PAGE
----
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When I record or take photos I get these really weird vertical lines going down my image in the shadows. How to I fix this? I don't have it on a high ISO. enter image description here

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  • It would be useful to share the EXIF data (at least Aperture/Speed/ISO)
    – xenoid
    Apr 26 at 22:16
  • A thread from a few years ago attributes this behavior to grid noise.
    – emmit
    Apr 27 at 0:11
  • but it doesn't answer how to fix it. Apr 27 at 1:18
  • @JonahTieman The lead sentence of the last paragraph of the accepted answer: "One way to avoid read noise is to shoot the scene with a brighter setting (more light, longer shutter time, etc.) and then reduce the brightness in post processing."
    – Michael C
    Apr 27 at 1:21
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It's read noise. The same amount of read noise is present in the entire photo, but in the brighter areas there's enough light to overwhelm it and you can't see it.

How to I fix this?

Shoot in brighter light and/or expose appropriately for the shadows.

If there's too wide a range between the brightest areas of the scene and the darkest so that the highlights would be blown before the shadows are exposed well enough, then as the photographer you need to add light to the darker areas.

I don't have it on a high ISO.

Even when shooting at low ISO, when you underexpose the shadows you'll get more noise in the shadows. High ISO isn't really what causes increased noise. The lower amount of light we usually allow into the camera when using higher ISO is what causes noise. If you limit the light to the same level at ISO 100 that you would use to properly expose for, say ISO 3200, and then try to boost those almost black shadows by five stops in post, you'll see the same thing as using ISO 3200 with the same exposure time (Tv) and aperture (Av) when shooting.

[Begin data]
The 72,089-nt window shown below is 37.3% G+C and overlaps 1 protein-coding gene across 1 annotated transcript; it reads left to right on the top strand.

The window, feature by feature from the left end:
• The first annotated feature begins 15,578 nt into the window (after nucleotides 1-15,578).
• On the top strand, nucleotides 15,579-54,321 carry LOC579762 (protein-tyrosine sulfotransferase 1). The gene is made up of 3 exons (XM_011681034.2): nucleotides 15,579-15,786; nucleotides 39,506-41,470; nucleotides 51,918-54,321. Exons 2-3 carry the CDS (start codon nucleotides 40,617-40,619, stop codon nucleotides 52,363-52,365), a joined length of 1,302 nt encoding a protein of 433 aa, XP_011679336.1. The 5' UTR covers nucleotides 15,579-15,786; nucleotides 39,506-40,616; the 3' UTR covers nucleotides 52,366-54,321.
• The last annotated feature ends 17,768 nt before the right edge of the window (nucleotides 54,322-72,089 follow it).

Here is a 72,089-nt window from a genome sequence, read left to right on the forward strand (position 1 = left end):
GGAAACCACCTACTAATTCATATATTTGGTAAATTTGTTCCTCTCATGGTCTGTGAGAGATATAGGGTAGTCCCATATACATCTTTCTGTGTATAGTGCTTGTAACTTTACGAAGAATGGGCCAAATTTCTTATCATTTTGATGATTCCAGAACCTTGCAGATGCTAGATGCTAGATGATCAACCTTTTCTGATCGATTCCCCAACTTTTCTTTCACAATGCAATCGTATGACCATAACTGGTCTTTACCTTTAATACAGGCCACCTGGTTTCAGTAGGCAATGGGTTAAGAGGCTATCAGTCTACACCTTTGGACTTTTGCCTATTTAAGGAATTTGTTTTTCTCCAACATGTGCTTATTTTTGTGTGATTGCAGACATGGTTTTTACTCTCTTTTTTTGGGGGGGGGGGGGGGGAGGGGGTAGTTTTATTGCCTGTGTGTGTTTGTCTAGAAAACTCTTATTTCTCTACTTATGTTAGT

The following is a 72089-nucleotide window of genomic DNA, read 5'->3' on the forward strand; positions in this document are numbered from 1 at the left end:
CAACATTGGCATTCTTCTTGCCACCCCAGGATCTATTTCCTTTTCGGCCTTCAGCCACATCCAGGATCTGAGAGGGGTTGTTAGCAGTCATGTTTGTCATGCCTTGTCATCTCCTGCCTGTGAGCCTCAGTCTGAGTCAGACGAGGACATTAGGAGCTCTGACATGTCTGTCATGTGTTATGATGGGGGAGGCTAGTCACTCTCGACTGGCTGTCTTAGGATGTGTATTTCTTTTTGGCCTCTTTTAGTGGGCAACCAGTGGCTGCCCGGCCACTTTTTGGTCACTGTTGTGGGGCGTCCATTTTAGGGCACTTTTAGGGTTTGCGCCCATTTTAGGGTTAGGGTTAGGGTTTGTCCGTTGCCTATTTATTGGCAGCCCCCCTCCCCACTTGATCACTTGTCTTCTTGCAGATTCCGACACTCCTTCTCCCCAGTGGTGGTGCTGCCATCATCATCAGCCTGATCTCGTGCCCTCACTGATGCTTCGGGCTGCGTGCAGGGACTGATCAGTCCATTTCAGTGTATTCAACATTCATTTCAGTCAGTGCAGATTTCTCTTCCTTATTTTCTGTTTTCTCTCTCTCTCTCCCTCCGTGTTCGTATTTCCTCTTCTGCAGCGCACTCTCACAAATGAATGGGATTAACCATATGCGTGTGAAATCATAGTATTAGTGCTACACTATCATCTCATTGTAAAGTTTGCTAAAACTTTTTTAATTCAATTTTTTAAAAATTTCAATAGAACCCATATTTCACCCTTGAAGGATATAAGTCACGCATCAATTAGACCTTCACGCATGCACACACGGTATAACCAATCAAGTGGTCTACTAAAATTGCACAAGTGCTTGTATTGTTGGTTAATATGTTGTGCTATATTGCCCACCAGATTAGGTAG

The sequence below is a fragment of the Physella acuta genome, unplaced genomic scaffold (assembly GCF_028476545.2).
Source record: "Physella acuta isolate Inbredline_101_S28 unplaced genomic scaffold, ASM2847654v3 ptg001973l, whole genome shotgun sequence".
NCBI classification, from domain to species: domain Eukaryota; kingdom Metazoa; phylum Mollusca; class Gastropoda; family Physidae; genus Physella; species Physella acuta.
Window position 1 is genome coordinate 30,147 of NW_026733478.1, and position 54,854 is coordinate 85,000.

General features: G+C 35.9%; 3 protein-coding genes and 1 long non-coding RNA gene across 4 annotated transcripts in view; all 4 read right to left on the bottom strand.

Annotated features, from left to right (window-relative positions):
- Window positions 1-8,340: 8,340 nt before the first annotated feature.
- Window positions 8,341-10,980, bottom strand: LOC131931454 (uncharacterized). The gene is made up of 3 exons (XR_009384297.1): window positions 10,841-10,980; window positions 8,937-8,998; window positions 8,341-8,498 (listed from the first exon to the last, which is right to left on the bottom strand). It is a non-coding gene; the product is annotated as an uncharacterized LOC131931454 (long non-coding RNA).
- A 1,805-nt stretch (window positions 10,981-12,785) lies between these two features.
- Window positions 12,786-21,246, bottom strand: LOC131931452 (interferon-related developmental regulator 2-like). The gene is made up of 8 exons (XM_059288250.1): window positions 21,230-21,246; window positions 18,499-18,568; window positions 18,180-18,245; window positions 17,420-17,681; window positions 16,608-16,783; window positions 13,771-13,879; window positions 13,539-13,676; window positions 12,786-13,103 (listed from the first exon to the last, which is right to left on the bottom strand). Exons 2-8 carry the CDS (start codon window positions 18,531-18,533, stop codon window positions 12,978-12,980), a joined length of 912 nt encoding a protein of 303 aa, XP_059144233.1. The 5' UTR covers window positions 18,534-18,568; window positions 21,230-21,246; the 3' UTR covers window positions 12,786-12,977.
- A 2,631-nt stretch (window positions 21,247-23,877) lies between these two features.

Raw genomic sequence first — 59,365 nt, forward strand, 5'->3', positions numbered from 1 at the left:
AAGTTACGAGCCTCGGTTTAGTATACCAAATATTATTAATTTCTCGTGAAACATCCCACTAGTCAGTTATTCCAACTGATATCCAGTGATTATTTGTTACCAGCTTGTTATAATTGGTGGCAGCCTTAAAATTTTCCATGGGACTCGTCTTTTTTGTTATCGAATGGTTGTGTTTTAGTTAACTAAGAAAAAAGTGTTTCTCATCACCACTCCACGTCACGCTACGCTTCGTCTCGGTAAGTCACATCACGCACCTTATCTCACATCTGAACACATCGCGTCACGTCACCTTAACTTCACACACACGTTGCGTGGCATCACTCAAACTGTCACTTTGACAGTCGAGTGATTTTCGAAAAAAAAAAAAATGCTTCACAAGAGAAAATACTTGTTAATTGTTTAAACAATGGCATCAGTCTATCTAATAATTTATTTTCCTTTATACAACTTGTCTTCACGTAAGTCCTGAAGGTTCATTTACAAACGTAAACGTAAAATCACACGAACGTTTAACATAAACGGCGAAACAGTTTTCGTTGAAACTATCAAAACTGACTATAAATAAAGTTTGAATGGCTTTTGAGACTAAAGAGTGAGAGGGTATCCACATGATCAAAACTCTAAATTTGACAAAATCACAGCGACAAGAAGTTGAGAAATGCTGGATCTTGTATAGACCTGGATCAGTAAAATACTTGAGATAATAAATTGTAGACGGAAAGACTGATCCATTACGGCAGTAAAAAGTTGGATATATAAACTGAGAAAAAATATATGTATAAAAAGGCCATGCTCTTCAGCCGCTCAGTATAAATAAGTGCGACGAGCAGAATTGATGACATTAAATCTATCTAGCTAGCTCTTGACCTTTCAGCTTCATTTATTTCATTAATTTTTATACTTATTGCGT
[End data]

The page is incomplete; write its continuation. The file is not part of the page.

For more, please see:

Why would using higher ISO and faster shutter speed yield more noise than using lower ISO and slower shutter speed?

Should higher ISOs really be preferred (all other things being equal)?

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  • so basically shoot in a brighter setting and use post production to fix it. Apr 27 at 16:59
  • @JonahTieman Or light the setting you're already in appropriately.
    – Michael C
    Apr 28 at 1:43
  • @JonahTieman This kind of noise can be more noticeable with Canon cameras if optional NR is disabled because they don't do as much (forced) on-die analog noise reduction as some other manufacturers tend to do. Like many design decisions, there are advantages and disadvantages to such a choice. ("Raw" images look cleaner with sensors that do NR before ADC, but such cameras also tend to be "star eaters". Pay your money and make your choice.) If you have no NR enabled in-camera, you definitely need to post-process it. Using default NR in camera usually works well enough, though.
    – Michael C
    Apr 28 at 1:51

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